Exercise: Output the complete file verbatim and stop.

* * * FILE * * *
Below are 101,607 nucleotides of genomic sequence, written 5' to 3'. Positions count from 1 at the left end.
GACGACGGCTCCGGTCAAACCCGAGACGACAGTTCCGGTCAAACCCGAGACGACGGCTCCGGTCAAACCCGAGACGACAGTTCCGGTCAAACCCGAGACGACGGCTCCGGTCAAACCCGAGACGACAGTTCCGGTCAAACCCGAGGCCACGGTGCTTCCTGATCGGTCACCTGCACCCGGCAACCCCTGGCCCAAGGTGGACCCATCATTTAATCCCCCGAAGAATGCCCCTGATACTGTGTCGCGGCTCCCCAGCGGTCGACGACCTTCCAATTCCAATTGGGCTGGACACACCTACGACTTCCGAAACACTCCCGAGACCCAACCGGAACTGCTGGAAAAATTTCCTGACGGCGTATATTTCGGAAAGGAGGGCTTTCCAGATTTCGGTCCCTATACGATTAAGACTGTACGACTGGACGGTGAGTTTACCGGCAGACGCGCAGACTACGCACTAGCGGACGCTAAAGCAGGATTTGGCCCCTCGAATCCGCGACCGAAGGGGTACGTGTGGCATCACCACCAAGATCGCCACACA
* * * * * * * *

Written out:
Below are 101,607 nucleotides of genomic sequence, written 5' to 3'. Positions count from 1 at the left end.
GACGACGGCTCCGGTCAAACCCGAGACGACAGTTCCGGTCAAACCCGAGACGACGGCTCCGGTCAAACCCGAGACGACAGTTCCGGTCAAACCCGAGACGACGGCTCCGGTCAAACCCGAGACGACAGTTCCGGTCAAACCCGAGGCCACGGTGCTTCCTGATCGGTCACCTGCACCCGGCAACCCCTGGCCCAAGGTGGACCCATCATTTAATCCCCCGAAGAATGCCCCTGATACTGTGTCGCGGCTCCCCAGCGGTCGACGACCTTCCAATTCCAATTGGGCTGGACACACCTACGACTTCCGAAACACTCCCGAGACCCAACCGGAACTGCTGGAAAAATTTCCTGACGGCGTATATTTCGGAAAGGAGGGCTTTCCAGATTTCGGTCCCTATACGATTAAGACTGTACGACTGGACGGTGAGTTTACCGGCAGACGCGCAGACTACGCACTAGCGGACGCTAAAGCAGGATTTGGCCCCTCGAATCCGCGACCGAAGGGGTACGTGTGGCATCACCACCAAGATCGCCACACA